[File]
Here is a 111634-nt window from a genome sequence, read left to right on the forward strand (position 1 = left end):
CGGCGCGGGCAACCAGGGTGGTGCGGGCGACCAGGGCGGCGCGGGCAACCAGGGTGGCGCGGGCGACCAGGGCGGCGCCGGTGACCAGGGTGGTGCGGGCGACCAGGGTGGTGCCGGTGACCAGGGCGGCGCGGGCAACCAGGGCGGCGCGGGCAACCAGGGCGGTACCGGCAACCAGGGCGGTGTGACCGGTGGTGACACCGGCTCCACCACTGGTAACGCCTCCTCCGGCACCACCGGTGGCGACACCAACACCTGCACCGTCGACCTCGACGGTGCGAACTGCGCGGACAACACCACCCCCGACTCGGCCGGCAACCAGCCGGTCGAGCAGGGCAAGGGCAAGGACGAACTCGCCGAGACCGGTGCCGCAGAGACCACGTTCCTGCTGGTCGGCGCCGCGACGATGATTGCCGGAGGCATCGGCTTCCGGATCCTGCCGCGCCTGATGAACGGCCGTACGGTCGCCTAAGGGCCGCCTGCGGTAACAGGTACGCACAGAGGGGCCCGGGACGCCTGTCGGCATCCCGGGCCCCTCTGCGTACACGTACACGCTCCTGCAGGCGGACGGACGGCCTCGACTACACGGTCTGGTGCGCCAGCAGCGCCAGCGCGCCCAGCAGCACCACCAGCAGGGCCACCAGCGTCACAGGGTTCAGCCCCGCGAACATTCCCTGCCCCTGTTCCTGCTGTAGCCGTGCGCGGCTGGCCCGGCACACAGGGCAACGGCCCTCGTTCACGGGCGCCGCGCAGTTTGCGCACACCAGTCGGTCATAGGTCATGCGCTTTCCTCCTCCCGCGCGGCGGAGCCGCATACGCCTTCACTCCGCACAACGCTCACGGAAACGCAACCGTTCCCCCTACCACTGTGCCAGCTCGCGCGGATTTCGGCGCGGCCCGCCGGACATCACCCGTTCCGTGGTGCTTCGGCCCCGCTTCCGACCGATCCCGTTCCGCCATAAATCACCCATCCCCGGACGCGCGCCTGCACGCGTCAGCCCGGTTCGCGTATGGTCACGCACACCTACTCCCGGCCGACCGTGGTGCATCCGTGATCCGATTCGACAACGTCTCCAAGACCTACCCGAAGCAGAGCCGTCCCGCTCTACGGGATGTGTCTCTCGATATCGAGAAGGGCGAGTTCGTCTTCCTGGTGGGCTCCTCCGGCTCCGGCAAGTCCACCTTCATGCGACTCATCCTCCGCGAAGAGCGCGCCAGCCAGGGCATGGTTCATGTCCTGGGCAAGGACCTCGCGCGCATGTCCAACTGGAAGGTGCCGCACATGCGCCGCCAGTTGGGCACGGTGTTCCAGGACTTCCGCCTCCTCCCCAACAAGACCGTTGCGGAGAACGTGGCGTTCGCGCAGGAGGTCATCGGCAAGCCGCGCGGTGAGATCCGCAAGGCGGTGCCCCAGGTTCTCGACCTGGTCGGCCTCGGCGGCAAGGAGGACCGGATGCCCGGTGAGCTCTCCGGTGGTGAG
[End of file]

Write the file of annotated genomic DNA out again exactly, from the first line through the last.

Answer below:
Here is a 111634-nt window from a genome sequence, read left to right on the forward strand (position 1 = left end):
CGGCGCGGGCAACCAGGGTGGTGCGGGCGACCAGGGCGGCGCGGGCAACCAGGGTGGCGCGGGCGACCAGGGCGGCGCCGGTGACCAGGGTGGTGCGGGCGACCAGGGTGGTGCCGGTGACCAGGGCGGCGCGGGCAACCAGGGCGGCGCGGGCAACCAGGGCGGTACCGGCAACCAGGGCGGTGTGACCGGTGGTGACACCGGCTCCACCACTGGTAACGCCTCCTCCGGCACCACCGGTGGCGACACCAACACCTGCACCGTCGACCTCGACGGTGCGAACTGCGCGGACAACACCACCCCCGACTCGGCCGGCAACCAGCCGGTCGAGCAGGGCAAGGGCAAGGACGAACTCGCCGAGACCGGTGCCGCAGAGACCACGTTCCTGCTGGTCGGCGCCGCGACGATGATTGCCGGAGGCATCGGCTTCCGGATCCTGCCGCGCCTGATGAACGGCCGTACGGTCGCCTAAGGGCCGCCTGCGGTAACAGGTACGCACAGAGGGGCCCGGGACGCCTGTCGGCATCCCGGGCCCCTCTGCGTACACGTACACGCTCCTGCAGGCGGACGGACGGCCTCGACTACACGGTCTGGTGCGCCAGCAGCGCCAGCGCGCCCAGCAGCACCACCAGCAGGGCCACCAGCGTCACAGGGTTCAGCCCCGCGAACATTCCCTGCCCCTGTTCCTGCTGTAGCCGTGCGCGGCTGGCCCGGCACACAGGGCAACGGCCCTCGTTCACGGGCGCCGCGCAGTTTGCGCACACCAGTCGGTCATAGGTCATGCGCTTTCCTCCTCCCGCGCGGCGGAGCCGCATACGCCTTCACTCCGCACAACGCTCACGGAAACGCAACCGTTCCCCCTACCACTGTGCCAGCTCGCGCGGATTTCGGCGCGGCCCGCCGGACATCACCCGTTCCGTGGTGCTTCGGCCCCGCTTCCGACCGATCCCGTTCCGCCATAAATCACCCATCCCCGGACGCGCGCCTGCACGCGTCAGCCCGGTTCGCGTATGGTCACGCACACCTACTCCCGGCCGACCGTGGTGCATCCGTGATCCGATTCGACAACGTCTCCAAGACCTACCCGAAGCAGAGCCGTCCCGCTCTACGGGATGTGTCTCTCGATATCGAGAAGGGCGAGTTCGTCTTCCTGGTGGGCTCCTCCGGCTCCGGCAAGTCCACCTTCATGCGACTCATCCTCCGCGAAGAGCGCGCCAGCCAGGGCATGGTTCATGTCCTGGGCAAGGACCTCGCGCGCATGTCCAACTGGAAGGTGCCGCACATGCGCCGCCAGTTGGGCACGGTGTTCCAGGACTTCCGCCTCCTCCCCAACAAGACCGTTGCGGAGAACGTGGCGTTCGCGCAGGAGGTCATCGGCAAGCCGCGCGGTGAGATCCGCAAGGCGGTGCCCCAGGTTCTCGACCTGGTCGGCCTCGGCGGCAAGGAGGACCGGATGCCCGGTGAGCTCTCCGGTGGTGAG